During the early 20th century, the Montreal melon was a culinary delicacy and an agricultural moneymaker. But as industrial farming took hold, the hard-to-grow fruit went the way of the dodo bird. What one farmer’s attempt to revive it says about taste and technology.
Imagine a picture of a jungle. There are the familiar palms and vines, and down in a corner a monkey sitting on a branch. Ask a number of people, “What is this a picture of?” and it’s a good bet that most will say it shows a monkey.
But someone like the British naturalist Richard Mabey could probably point out three or four tree species, a few kinds of vines, a variety of ferns and an orchid tucked in the crook of a branch. What’s more, Mr. Mabey, skilled at entwining human and plant history, would tell the story of one of the heroes of his book, Margaret Mee, the 20th-century botanical artist who sailed up the Rio Negro in Brazil to sketch the annual one-night blooming of the moonflower, a rootless climbing cactus.
At primary school, I rarely played with other children. For me, playtime usually meant a walk around the edges of the playground, observing others and thinking to myself.
There were lots of reasons why I found it difficult to connect with my childhood peers, none of them particularly interesting or unusual, but I do sometimes wonder whether my early experiences have defined my temperament; I’ve never been much of a joiner, and I find many people frankly depressing.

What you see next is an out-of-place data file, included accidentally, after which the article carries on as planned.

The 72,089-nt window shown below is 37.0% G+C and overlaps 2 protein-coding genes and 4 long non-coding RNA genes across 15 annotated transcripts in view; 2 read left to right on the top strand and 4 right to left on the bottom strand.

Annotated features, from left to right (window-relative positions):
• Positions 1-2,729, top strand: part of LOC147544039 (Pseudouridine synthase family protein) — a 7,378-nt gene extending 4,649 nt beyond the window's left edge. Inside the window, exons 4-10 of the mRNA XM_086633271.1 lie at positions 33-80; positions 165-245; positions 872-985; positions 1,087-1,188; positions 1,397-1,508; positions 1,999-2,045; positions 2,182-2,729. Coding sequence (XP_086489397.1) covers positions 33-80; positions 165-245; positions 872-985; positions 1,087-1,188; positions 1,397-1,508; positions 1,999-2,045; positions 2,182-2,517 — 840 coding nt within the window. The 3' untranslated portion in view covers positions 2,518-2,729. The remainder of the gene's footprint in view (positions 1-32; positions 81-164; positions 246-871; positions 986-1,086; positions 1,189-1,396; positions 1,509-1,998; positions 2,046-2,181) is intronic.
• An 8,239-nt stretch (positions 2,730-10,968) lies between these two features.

Why was I putting myself through this again? It was exhausting. Maybe love was overrated. Maybe love was just what people claimed to feel for anyone who’d put up with them. I leaned against the wall and closed my eyes. I could hear the chatter of women, turning on faucets, flushing toilets. I’ll just wait here, I thought, until the mingling is over. Then I’ll go back and see if anyone has written down my ID number as someone they’d like to date.
I returned to the meeting room, only to discover that the mingling session wasn’t quite done. Immediately the lawyer who liked opera positioned himself in front of me. He was immaculately dressed in a suit, his dark hair clipped short, his brown eyes penetrating. Meanwhile, I could have played the part of the stablehand who groomed his horse.
Medium has a lot to gain in Washington. Establishing itself as the place where national leaders go to talk to one another helps the company, which has struggled a bit to decide what it wants to be, carve out a place in the online ecosystem. And it can piggyback off a broader shift in the relationship between Washington and journalism, with the political world no longer quite so dependent on the press in the age of social media.